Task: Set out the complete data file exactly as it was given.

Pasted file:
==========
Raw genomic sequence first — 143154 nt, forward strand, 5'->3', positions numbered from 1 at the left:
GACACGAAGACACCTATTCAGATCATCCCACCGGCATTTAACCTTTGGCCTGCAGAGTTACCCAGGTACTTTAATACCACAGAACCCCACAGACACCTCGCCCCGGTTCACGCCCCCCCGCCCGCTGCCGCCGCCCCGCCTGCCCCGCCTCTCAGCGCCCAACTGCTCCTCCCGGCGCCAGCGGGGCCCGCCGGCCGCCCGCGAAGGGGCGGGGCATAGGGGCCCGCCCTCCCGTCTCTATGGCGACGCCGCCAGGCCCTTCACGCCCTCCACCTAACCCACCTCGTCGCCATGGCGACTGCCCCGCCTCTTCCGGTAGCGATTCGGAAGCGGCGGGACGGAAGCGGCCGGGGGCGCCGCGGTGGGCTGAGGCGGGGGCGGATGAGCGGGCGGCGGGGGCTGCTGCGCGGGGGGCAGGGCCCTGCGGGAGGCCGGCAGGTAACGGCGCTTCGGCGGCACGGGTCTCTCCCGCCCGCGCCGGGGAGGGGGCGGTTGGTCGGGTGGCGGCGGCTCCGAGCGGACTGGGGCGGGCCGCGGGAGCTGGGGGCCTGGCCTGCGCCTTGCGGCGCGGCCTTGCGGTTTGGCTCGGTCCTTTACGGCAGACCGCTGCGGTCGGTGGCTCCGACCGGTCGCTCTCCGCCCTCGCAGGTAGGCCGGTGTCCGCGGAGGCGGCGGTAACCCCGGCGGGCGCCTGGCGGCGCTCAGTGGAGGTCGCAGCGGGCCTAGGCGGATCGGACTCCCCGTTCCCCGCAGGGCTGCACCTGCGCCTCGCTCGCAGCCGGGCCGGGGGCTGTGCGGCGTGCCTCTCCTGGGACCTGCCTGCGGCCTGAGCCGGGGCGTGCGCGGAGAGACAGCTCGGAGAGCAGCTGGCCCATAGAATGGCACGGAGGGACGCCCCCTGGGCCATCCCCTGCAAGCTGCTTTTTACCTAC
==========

Raw genomic sequence first — 143154 nt, forward strand, 5'->3', positions numbered from 1 at the left:
GACACGAAGACACCTATTCAGATCATCCCACCGGCATTTAACCTTTGGCCTGCAGAGTTACCCAGGTACTTTAATACCACAGAACCCCACAGACACCTCGCCCCGGTTCACGCCCCCCCGCCCGCTGCCGCCGCCCCGCCTGCCCCGCCTCTCAGCGCCCAACTGCTCCTCCCGGCGCCAGCGGGGCCCGCCGGCCGCCCGCGAAGGGGCGGGGCATAGGGGCCCGCCCTCCCGTCTCTATGGCGACGCCGCCAGGCCCTTCACGCCCTCCACCTAACCCACCTCGTCGCCATGGCGACTGCCCCGCCTCTTCCGGTAGCGATTCGGAAGCGGCGGGACGGAAGCGGCCGGGGGCGCCGCGGTGGGCTGAGGCGGGGGCGGATGAGCGGGCGGCGGGGGCTGCTGCGCGGGGGGCAGGGCCCTGCGGGAGGCCGGCAGGTAACGGCGCTTCGGCGGCACGGGTCTCTCCCGCCCGCGCCGGGGAGGGGGCGGTTGGTCGGGTGGCGGCGGCTCCGAGCGGACTGGGGCGGGCCGCGGGAGCTGGGGGCCTGGCCTGCGCCTTGCGGCGCGGCCTTGCGGTTTGGCTCGGTCCTTTACGGCAGACCGCTGCGGTCGGTGGCTCCGACCGGTCGCTCTCCGCCCTCGCAGGTAGGCCGGTGTCCGCGGAGGCGGCGGTAACCCCGGCGGGCGCCTGGCGGCGCTCAGTGGAGGTCGCAGCGGGCCTAGGCGGATCGGACTCCCCGTTCCCCGCAGGGCTGCACCTGCGCCTCGCTCGCAGCCGGGCCGGGGGCTGTGCGGCGTGCCTCTCCTGGGACCTGCCTGCGGCCTGAGCCGGGGCGTGCGCGGAGAGACAGCTCGGAGAGCAGCTGGCCCATAGAATGGCACGGAGGGACGCCCCCTGGGCCATCCCCTGCAAGCTGCTTTTTACCTAC